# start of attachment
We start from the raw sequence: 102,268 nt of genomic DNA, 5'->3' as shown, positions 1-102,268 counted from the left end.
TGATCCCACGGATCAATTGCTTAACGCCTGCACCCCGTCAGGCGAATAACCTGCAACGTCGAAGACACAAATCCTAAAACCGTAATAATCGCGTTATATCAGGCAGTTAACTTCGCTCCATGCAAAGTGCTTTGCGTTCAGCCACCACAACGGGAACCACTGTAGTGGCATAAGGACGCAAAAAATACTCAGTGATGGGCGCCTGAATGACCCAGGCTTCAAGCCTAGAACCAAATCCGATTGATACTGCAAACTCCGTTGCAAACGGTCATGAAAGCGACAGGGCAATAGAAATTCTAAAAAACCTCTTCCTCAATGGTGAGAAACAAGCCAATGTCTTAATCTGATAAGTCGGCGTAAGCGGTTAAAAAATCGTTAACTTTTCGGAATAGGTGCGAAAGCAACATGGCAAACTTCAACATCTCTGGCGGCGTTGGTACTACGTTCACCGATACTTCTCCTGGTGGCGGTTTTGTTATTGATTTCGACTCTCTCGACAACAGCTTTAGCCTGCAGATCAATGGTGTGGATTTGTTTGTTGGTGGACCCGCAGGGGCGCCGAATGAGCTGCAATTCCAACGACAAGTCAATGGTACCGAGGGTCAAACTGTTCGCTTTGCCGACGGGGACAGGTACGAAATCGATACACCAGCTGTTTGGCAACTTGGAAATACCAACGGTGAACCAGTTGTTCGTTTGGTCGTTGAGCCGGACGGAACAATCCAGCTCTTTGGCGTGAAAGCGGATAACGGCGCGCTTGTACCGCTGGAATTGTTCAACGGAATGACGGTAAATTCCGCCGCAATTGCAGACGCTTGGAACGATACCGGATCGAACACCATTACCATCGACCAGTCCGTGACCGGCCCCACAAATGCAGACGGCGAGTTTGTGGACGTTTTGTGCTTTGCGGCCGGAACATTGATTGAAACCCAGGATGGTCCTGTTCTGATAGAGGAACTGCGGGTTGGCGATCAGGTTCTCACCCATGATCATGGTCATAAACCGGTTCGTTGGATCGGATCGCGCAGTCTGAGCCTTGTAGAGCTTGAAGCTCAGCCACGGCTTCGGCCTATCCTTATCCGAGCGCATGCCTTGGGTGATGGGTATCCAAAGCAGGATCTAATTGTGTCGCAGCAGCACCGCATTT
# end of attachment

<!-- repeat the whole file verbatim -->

We start from the raw sequence: 102,268 nt of genomic DNA, 5'->3' as shown, positions 1-102,268 counted from the left end.
TGATCCCACGGATCAATTGCTTAACGCCTGCACCCCGTCAGGCGAATAACCTGCAACGTCGAAGACACAAATCCTAAAACCGTAATAATCGCGTTATATCAGGCAGTTAACTTCGCTCCATGCAAAGTGCTTTGCGTTCAGCCACCACAACGGGAACCACTGTAGTGGCATAAGGACGCAAAAAATACTCAGTGATGGGCGCCTGAATGACCCAGGCTTCAAGCCTAGAACCAAATCCGATTGATACTGCAAACTCCGTTGCAAACGGTCATGAAAGCGACAGGGCAATAGAAATTCTAAAAAACCTCTTCCTCAATGGTGAGAAACAAGCCAATGTCTTAATCTGATAAGTCGGCGTAAGCGGTTAAAAAATCGTTAACTTTTCGGAATAGGTGCGAAAGCAACATGGCAAACTTCAACATCTCTGGCGGCGTTGGTACTACGTTCACCGATACTTCTCCTGGTGGCGGTTTTGTTATTGATTTCGACTCTCTCGACAACAGCTTTAGCCTGCAGATCAATGGTGTGGATTTGTTTGTTGGTGGACCCGCAGGGGCGCCGAATGAGCTGCAATTCCAACGACAAGTCAATGGTACCGAGGGTCAAACTGTTCGCTTTGCCGACGGGGACAGGTACGAAATCGATACACCAGCTGTTTGGCAACTTGGAAATACCAACGGTGAACCAGTTGTTCGTTTGGTCGTTGAGCCGGACGGAACAATCCAGCTCTTTGGCGTGAAAGCGGATAACGGCGCGCTTGTACCGCTGGAATTGTTCAACGGAATGACGGTAAATTCCGCCGCAATTGCAGACGCTTGGAACGATACCGGATCGAACACCATTACCATCGACCAGTCCGTGACCGGCCCCACAAATGCAGACGGCGAGTTTGTGGACGTTTTGTGCTTTGCGGCCGGAACATTGATTGAAACCCAGGATGGTCCTGTTCTGATAGAGGAACTGCGGGTTGGCGATCAGGTTCTCACCCATGATCATGGTCATAAACCGGTTCGTTGGATCGGATCGCGCAGTCTGAGCCTTGTAGAGCTTGAAGCTCAGCCACGGCTTCGGCCTATCCTTATCCGAGCGCATGCCTTGGGTGATGGGTATCCAAAGCAGGATCTAATTGTGTCGCAGCAGCACCGCATTT